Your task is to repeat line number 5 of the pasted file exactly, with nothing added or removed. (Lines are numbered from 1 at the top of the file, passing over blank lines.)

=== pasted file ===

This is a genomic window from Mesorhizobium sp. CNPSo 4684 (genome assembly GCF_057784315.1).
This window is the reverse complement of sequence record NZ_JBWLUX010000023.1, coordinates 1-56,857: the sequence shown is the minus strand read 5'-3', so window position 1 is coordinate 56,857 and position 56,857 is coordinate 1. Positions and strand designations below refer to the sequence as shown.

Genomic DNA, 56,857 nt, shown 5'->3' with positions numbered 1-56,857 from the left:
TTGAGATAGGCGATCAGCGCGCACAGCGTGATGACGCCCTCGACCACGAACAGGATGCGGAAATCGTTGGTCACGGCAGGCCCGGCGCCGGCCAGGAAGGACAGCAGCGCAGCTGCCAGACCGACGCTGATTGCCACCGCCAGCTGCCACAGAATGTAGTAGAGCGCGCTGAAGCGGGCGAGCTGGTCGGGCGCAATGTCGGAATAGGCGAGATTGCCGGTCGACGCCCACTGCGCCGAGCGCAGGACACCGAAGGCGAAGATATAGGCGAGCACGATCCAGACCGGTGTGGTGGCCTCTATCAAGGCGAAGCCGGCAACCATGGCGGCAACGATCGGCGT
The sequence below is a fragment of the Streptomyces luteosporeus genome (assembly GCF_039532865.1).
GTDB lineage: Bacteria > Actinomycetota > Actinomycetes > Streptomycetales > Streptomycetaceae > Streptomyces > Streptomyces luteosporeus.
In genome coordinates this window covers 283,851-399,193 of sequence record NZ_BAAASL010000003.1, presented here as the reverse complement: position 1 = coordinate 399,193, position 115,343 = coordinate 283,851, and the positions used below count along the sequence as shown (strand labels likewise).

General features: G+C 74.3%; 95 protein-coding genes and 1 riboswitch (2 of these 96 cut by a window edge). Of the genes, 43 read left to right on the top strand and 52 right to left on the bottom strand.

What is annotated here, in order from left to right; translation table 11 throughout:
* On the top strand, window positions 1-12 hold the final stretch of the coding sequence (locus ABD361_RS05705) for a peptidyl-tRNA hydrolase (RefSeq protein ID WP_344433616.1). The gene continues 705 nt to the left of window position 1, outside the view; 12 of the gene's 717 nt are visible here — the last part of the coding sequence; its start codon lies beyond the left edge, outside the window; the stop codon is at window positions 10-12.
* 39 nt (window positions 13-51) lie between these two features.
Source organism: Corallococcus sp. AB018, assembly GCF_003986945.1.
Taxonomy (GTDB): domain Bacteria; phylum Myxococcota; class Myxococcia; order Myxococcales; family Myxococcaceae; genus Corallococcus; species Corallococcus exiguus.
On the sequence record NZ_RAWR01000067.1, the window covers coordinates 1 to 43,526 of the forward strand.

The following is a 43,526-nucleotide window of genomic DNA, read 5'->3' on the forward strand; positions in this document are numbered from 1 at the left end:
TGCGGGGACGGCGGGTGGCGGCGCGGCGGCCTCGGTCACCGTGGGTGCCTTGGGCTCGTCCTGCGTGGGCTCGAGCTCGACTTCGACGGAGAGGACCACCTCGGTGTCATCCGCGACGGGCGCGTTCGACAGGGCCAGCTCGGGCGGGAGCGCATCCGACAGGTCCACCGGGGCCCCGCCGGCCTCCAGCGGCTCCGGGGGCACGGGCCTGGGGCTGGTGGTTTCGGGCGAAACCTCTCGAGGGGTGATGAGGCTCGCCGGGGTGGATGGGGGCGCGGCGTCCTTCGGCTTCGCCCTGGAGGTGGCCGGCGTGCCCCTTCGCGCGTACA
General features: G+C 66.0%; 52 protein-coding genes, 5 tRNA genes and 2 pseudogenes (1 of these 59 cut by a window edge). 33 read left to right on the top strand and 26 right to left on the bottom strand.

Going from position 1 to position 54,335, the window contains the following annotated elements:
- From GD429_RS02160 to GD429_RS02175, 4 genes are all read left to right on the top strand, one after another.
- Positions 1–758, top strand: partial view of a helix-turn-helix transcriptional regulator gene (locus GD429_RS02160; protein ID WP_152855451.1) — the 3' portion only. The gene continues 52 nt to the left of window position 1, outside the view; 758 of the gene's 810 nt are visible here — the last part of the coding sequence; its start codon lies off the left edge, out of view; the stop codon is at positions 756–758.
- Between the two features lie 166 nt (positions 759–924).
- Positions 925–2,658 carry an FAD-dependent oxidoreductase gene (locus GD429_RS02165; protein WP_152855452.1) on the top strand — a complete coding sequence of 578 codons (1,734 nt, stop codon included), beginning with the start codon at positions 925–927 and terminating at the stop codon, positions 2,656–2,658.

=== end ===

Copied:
The sequence below is a fragment of the Streptomyces luteosporeus genome (assembly GCF_039532865.1).